Image courtesy of The Guardian.

The snake was a non-venomous spotted python. It has been removed to the Scottish SPCA's rescue and re-homing center in Edinburgh.

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Restoring Whiskey Island, a barrier island off the coast of Louisiana, is expected to at least temporarily help to protect the threatened Louisiana marshlands.

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Monarch butterflies derive protection from predators because the milkweed which their caterpillars feed on gives both the caterpillars and the adult butterflies a nasty taste. Several other butterflies gain protection by imitating the appearance of the Monarch, thus perhaps fooling the predators. One of those is the Viceroy.


This is the Viceroy from Florida.


And this is a Monarch from my backyard.

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Coyotes are making a comeback in many American cities. Some see them as a pest, but they have their defenders. One of those is San Francisco's "coyote lady" who seeks to educate the public about the animals.

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Reelfoot Lake next to the Mississippi River in northwest Tennessee is a unique geological site that was formed by a series of earthquakes in 1811-1812. It has become a haven for Bald Eagles. Several hundred of the birds live there year-round and even more migrate there in winter. Ecotourism is now a major income producer in the area and the eagles of Reelfoot are a big draw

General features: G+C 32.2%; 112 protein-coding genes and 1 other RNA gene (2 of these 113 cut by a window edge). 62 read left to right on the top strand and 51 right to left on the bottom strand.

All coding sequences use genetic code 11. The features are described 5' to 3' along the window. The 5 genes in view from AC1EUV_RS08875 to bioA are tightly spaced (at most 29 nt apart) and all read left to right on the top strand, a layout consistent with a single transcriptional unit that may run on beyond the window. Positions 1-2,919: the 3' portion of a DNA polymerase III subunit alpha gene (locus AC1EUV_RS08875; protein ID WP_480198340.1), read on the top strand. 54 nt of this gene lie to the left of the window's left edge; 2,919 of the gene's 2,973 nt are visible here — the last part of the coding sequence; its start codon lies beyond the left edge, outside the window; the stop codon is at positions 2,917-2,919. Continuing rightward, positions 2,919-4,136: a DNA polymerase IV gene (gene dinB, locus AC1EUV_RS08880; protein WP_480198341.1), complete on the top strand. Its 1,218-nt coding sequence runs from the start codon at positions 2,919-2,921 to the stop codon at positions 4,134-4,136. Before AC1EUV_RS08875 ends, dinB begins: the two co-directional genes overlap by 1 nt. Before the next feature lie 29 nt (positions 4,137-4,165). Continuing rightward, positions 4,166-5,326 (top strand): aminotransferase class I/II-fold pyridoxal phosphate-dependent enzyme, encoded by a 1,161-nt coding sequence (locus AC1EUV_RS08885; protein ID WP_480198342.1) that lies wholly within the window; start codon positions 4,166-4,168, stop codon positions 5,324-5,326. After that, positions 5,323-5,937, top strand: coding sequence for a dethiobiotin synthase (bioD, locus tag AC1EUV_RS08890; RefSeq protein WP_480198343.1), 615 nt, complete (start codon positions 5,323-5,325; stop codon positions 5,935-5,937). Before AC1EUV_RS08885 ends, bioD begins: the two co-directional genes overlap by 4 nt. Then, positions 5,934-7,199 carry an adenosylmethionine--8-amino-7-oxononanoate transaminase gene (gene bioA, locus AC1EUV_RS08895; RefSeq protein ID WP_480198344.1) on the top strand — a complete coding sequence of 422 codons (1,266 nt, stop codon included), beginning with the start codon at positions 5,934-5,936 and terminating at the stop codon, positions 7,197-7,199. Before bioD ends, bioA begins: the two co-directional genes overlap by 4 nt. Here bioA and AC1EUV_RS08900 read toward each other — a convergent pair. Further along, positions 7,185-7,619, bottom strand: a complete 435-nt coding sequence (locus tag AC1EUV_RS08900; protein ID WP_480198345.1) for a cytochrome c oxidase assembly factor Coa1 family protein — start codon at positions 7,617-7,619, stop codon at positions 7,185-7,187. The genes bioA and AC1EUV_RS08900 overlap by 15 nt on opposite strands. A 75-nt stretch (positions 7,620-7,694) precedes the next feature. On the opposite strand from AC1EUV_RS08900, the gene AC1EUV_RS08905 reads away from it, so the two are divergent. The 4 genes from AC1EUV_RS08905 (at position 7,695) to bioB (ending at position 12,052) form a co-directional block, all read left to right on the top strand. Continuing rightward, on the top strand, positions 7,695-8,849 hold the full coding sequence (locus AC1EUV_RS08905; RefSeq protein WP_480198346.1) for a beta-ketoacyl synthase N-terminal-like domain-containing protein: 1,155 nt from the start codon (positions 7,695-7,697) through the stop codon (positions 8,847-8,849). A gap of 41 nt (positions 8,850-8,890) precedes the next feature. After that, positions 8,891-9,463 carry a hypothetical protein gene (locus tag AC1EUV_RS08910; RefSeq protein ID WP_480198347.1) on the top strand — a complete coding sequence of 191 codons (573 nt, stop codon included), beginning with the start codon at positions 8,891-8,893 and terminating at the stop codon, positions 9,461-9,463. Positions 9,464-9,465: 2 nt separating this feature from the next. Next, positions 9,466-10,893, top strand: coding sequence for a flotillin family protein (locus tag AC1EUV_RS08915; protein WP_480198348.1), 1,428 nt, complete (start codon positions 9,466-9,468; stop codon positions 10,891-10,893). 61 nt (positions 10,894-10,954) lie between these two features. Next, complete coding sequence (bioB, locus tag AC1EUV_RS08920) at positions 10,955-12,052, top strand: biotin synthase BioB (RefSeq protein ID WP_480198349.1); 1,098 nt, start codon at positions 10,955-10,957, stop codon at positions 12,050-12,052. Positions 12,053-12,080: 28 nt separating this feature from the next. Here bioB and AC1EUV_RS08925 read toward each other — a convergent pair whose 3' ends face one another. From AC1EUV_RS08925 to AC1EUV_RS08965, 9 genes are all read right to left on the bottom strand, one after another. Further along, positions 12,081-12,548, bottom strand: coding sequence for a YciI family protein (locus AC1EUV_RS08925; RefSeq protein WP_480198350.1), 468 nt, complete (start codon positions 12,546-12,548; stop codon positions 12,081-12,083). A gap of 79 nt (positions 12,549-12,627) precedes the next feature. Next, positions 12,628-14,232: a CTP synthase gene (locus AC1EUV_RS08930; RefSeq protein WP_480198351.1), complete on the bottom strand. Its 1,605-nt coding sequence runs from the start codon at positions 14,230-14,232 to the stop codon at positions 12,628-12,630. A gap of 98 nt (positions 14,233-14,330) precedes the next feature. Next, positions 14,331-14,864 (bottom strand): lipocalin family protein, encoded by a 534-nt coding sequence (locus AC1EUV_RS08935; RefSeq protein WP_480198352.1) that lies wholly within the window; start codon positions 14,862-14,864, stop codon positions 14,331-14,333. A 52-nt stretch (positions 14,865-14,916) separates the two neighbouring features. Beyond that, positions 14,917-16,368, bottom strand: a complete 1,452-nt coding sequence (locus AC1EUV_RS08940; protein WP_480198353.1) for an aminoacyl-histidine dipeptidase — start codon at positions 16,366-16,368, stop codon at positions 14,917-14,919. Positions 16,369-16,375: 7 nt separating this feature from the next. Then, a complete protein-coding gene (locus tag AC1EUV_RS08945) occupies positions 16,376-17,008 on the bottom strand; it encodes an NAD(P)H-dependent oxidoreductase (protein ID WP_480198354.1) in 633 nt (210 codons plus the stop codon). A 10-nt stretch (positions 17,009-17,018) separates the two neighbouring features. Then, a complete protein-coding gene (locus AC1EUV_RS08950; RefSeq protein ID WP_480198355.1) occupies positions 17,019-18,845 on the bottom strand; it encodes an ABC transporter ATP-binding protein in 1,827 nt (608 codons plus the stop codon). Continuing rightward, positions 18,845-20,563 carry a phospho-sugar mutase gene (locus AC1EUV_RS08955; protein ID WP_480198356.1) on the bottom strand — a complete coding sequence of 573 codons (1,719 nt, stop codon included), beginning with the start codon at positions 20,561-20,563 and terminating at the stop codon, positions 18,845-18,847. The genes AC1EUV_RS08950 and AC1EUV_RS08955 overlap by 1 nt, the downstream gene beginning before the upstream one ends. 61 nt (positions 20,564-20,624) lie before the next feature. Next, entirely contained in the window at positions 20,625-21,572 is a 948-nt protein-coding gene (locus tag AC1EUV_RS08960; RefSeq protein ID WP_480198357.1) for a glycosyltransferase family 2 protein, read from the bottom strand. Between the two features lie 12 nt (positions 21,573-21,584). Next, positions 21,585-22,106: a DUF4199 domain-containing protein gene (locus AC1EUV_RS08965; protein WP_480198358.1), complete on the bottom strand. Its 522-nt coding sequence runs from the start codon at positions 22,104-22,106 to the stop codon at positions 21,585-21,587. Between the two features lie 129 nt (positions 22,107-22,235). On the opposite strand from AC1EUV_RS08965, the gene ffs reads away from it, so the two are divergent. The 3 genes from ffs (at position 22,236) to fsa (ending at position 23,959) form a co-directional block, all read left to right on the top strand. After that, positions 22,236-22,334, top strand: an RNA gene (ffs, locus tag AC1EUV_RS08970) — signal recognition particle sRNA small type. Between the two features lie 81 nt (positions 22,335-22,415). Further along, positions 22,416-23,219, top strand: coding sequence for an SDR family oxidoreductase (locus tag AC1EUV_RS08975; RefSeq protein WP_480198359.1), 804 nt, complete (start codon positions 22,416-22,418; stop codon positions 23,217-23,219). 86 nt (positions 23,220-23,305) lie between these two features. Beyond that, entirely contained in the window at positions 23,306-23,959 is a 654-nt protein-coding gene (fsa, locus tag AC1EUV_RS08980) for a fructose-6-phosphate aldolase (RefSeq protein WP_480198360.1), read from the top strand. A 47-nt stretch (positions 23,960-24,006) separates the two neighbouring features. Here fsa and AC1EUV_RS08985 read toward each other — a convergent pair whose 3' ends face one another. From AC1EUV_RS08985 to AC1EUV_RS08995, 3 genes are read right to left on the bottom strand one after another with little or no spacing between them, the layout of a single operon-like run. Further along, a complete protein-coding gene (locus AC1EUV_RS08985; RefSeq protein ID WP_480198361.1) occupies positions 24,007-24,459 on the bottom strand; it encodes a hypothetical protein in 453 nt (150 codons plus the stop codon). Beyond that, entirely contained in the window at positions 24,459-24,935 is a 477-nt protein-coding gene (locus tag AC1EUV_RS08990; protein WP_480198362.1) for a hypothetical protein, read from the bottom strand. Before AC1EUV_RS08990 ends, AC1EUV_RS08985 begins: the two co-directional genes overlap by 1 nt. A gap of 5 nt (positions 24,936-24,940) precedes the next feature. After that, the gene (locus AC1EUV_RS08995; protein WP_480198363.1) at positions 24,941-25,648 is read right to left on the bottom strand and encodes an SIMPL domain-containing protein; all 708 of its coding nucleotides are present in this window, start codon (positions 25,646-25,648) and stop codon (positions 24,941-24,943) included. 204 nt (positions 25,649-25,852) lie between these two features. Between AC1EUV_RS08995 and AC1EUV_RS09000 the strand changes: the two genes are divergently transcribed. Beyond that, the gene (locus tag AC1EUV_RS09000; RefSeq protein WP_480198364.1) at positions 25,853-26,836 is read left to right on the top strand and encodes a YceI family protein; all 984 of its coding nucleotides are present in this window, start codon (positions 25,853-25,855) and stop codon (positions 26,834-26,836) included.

Comments

  1. Thanks for the news. Regarding the solar power issue, we in LA County don't think much of the San Bernardino mindset, though that does make me think of the days when oil wells ran rampant. Otherwise, I kept thinking of novels and books as I read your post: Rachel Carson on the Mariana Trench in The Sea Around Us, Nevada Barr's Endangered Species was set on another offshore island, Cumberland Island in Georgia, and Barbara Kingsolver did butterflies in Flight Behavior, coyotes in Prodigal Summer.

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    1. Solar and wind power come with their own unique problems and those have to be acknowledged and planned for and many of the books that you and I read do have application to the stories that I report on here each week. Funny how that happens.

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  2. Sorry to tell Mr. Hammer, but a solar farm wouldn't be destroying the "rural" character! Did you take a look at his property and where the farm would be? He made it sound like they'd be ruining a pastoral, verdant valley!
    Yes, solar is usually ugly. But... but, a lot of things. Mostly, we need to think beyond what we currently use to get our electricity.

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    1. There are positives and negatives regarding almost any source of energy. It would be nice if we could honestly consider them, but that doesn't look likely, does it?

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  3. Oh, plastic! So ubiquitous and necessary yet so problematic! Great pics to illustrate the news this week. The two geese above look like one with two heads. :-) Those climate change deniers will accept the planet is changing when they leave the house one day and the sea level reaches their doorsteps. No other way.

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    Replies
    1. I'm afraid you may be right about the climate change deniers. I hadn't considered the "goose with two heads" - now I can't see it any other way!